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Still sitting up here in Fairbanks and we've seen it all the way down to -50 degrees this winter, though right now we are at freezing which has made the roads a complete disaster. You should be able to pick up a couple of block heaters from a parts store for cheap. There are several kind, I'm kinda partial to the magnet type, though the ones that glue on work well also. Up here we usually place one on the block, one on the tranny pan, and one inside a battery box, then run the cords to a junction or powerstrip, zip tie the whole mess down nice and clean like, then run a blue (arctic rated) extension cord to a power outlet. Give it an hour or so and you should be just fine. Oh, and ammo cans work well for battery boxes. You should be just fine as long as your hoses were tight before you froze. The big problem up here is actually the pressure line on the power steering blowing out. Cold fluid and pumps and frozen lines trying to work under pressure, something's gotta give, and usually it's one of the crimped fittings. Good luck!
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  #16  
Old 01-15-2013, 08:59 PM
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serehill serehill is offline
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I wouldn't try to start it for several reasons.

You have to be very careful not to crack the block. Heat on one side of a cylinder wall & ice on the other a minute too much can cause a crack. the heater & waiting it out is what I whould do. Really hot meeting really cold is a formula for a crack. It can work no doubt it can not work also. If I had to do that there's no way. I would heat it If it's not in the wind 2 or 3 light bulbs would work. if you do the start thaw be careful.
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360 ci 727 with
Comp cams 270 h
NP208
Edlebrock performer intake
Holley 4180
Msd total multi spark.
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If you can't make it better why waste your time. No use repeating the orignal mistakes. I'm to old to push it that's why.
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  #17  
Old 01-15-2013, 09:14 PM
Pair O 79 J10 Pair O 79 J10 is offline
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I would have to say ..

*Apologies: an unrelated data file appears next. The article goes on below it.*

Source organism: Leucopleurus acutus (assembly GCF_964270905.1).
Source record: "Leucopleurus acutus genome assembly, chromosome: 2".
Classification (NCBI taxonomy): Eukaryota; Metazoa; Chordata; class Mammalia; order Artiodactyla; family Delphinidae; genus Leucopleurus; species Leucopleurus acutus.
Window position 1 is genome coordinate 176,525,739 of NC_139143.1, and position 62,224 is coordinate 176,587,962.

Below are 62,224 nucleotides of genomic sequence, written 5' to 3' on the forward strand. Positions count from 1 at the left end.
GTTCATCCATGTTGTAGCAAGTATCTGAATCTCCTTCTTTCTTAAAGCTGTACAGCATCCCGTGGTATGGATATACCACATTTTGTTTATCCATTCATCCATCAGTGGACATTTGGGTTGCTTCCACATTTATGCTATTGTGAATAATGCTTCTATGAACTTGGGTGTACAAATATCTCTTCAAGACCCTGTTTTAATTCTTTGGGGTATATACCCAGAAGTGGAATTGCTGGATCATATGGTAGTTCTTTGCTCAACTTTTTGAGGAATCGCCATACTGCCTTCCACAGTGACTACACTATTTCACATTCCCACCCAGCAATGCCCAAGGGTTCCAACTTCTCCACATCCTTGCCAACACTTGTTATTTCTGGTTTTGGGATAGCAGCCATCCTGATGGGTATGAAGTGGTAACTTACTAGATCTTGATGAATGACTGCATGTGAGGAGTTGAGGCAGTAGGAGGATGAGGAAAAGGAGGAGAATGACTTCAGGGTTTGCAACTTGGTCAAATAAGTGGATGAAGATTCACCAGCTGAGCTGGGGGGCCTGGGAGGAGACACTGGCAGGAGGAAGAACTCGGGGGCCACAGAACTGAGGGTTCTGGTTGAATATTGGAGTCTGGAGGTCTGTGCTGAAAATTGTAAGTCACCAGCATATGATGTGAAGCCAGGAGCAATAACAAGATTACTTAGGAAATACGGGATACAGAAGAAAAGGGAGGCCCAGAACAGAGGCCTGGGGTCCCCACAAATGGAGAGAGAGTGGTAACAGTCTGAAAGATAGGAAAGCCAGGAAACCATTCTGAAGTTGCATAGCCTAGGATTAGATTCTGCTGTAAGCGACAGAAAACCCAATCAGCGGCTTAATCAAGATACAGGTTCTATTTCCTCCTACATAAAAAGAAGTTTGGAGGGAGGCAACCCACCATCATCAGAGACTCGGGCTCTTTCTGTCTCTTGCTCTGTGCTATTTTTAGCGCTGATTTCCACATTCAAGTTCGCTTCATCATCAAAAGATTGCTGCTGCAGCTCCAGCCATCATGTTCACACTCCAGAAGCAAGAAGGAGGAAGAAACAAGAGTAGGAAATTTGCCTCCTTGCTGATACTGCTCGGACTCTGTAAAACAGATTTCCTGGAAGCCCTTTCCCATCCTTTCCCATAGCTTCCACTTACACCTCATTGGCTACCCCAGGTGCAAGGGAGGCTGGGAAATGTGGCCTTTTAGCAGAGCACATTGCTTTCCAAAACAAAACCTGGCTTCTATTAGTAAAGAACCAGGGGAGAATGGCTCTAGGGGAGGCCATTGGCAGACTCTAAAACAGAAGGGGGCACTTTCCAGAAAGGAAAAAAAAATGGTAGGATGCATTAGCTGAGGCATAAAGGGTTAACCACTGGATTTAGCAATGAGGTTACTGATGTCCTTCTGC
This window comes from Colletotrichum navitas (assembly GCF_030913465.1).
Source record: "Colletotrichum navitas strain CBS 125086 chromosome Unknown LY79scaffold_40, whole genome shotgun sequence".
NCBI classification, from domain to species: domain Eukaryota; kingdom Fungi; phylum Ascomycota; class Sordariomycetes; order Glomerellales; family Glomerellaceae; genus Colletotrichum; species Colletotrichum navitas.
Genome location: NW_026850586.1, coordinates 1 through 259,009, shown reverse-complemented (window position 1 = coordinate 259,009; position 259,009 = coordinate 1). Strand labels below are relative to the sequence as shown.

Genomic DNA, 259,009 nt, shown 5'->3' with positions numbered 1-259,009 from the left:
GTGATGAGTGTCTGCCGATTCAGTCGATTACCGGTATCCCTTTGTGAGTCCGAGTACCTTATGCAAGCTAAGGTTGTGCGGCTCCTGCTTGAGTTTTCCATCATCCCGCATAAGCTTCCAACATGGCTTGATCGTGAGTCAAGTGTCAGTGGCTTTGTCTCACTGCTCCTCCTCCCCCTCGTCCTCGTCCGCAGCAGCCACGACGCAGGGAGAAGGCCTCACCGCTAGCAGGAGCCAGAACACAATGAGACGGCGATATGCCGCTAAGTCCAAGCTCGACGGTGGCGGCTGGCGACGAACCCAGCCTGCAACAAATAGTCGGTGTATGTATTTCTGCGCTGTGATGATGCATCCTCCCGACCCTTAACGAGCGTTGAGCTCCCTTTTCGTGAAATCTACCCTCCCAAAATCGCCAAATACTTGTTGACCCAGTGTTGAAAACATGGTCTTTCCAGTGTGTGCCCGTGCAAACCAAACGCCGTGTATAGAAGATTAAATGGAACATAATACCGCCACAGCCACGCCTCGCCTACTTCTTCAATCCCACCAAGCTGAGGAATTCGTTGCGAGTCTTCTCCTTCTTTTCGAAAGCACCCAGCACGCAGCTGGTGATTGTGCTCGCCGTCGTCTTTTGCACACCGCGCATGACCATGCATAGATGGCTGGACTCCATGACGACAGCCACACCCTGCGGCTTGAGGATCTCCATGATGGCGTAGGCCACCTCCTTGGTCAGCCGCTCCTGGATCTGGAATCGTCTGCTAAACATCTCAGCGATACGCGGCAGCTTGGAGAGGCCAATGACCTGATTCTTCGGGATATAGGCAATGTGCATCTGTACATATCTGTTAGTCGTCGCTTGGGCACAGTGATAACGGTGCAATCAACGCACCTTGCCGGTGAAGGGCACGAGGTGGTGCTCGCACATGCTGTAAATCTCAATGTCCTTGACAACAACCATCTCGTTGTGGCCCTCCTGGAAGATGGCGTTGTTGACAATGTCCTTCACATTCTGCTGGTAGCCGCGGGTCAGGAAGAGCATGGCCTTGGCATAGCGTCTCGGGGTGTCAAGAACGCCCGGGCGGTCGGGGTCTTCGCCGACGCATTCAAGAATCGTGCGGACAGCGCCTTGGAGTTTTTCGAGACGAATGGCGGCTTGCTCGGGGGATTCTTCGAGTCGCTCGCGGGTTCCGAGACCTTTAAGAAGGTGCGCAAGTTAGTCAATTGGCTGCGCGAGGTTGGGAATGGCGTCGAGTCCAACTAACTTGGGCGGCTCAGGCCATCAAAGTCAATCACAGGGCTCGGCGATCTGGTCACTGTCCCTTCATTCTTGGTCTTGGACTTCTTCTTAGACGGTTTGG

The ice on one side heat on the other would not be the problem of course this is just my opinion..for what thats worth...case in point, antifreeze in say a vehicle in Alaska again...how cold is that fluid when the truck has been sitting out all night in sub zero weather? At least as cold as ice would be I would think. No, I would say the main concern is steam, if you build steam pressure in the block, then you will have a problem, because that pressure will be localized and rising ...something will give and it will be a gasket or the block. Granted this procedure is a lot more risky than your process and if the O/P has the time I say go with your suggestion. I had limited time and had to hit it , the USAF was a waitin!...LOL
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  #18  
Old 01-15-2013, 09:15 PM
aallison aallison is offline
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No way would I start a frozen motor. Not unless I wanted an excuse to buy a new motor. Get some heat on it, get it thawed out, I'd pull the lower radiator hose and drain the block. Then refill it with antifreeze and try to start the motor. But I'd never even try to start it in it's current condition.
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  #19  
Old 01-15-2013, 10:56 PM
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Don't start it (will rip the water pump impeller right off) warmed it up some how , get out the radiator presure tester and pray you did not crack the block.
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  #20  
Old 01-16-2013, 01:11 AM
Pair O 79 J10 Pair O 79 J10 is offline
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Guys I have to tell you, it's really not all that scary a thing to do. In fact it works quite well, a slow steady heat applied from "within" the motor, produces a fast steady melt. You must consider this; as long as there is ice in the block the potential for the ice to crack that block exists. Now, is it not better to get that ice out of there as quickly as you can? Heat from "inside" the motor is the fastest way....slowly heating all that iron is just that "slow". In any event my engine suffered no negative effects, drove that puppy for three years after that incident and sold it. Remember it's a JEEP, is there anything tougher?..LOL ...however he proceeds or has proceeded I'm sure it will be good to go.